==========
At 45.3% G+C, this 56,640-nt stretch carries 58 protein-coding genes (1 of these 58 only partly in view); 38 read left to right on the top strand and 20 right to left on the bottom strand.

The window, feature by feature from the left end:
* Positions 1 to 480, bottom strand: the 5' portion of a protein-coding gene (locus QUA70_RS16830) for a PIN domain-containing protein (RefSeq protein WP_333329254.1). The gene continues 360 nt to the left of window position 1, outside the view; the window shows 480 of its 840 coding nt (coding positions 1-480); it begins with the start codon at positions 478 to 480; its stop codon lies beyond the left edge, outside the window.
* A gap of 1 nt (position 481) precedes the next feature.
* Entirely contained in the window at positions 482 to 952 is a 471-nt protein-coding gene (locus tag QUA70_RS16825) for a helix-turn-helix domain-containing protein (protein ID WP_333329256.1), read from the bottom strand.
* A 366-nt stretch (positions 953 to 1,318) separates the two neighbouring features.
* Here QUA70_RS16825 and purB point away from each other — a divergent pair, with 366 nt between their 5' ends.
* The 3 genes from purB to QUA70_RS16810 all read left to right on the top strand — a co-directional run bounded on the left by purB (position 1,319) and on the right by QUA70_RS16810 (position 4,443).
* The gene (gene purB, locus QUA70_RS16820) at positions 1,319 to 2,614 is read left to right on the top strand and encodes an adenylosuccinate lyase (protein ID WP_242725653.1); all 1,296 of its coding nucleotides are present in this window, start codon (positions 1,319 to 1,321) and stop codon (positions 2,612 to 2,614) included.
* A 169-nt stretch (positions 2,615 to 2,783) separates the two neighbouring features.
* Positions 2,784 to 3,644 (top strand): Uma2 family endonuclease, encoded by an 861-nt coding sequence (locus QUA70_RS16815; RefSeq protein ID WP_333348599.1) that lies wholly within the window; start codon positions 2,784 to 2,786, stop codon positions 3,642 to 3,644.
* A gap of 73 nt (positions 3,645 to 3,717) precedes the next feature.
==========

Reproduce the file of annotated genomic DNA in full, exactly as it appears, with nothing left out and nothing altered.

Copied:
At 45.3% G+C, this 56,640-nt stretch carries 58 protein-coding genes (1 of these 58 only partly in view); 38 read left to right on the top strand and 20 right to left on the bottom strand.

The window, feature by feature from the left end:
* Positions 1 to 480, bottom strand: the 5' portion of a protein-coding gene (locus QUA70_RS16830) for a PIN domain-containing protein (RefSeq protein WP_333329254.1). The gene continues 360 nt to the left of window position 1, outside the view; the window shows 480 of its 840 coding nt (coding positions 1-480); it begins with the start codon at positions 478 to 480; its stop codon lies beyond the left edge, outside the window.
* A gap of 1 nt (position 481) precedes the next feature.
* Entirely contained in the window at positions 482 to 952 is a 471-nt protein-coding gene (locus tag QUA70_RS16825) for a helix-turn-helix domain-containing protein (protein ID WP_333329256.1), read from the bottom strand.
* A 366-nt stretch (positions 953 to 1,318) separates the two neighbouring features.
* Here QUA70_RS16825 and purB point away from each other — a divergent pair, with 366 nt between their 5' ends.
* The 3 genes from purB to QUA70_RS16810 all read left to right on the top strand — a co-directional run bounded on the left by purB (position 1,319) and on the right by QUA70_RS16810 (position 4,443).
* The gene (gene purB, locus QUA70_RS16820) at positions 1,319 to 2,614 is read left to right on the top strand and encodes an adenylosuccinate lyase (protein ID WP_242725653.1); all 1,296 of its coding nucleotides are present in this window, start codon (positions 1,319 to 1,321) and stop codon (positions 2,612 to 2,614) included.
* A 169-nt stretch (positions 2,615 to 2,783) separates the two neighbouring features.
* Positions 2,784 to 3,644 (top strand): Uma2 family endonuclease, encoded by an 861-nt coding sequence (locus QUA70_RS16815; RefSeq protein ID WP_333348599.1) that lies wholly within the window; start codon positions 2,784 to 2,786, stop codon positions 3,642 to 3,644.
* A gap of 73 nt (positions 3,645 to 3,717) precedes the next feature.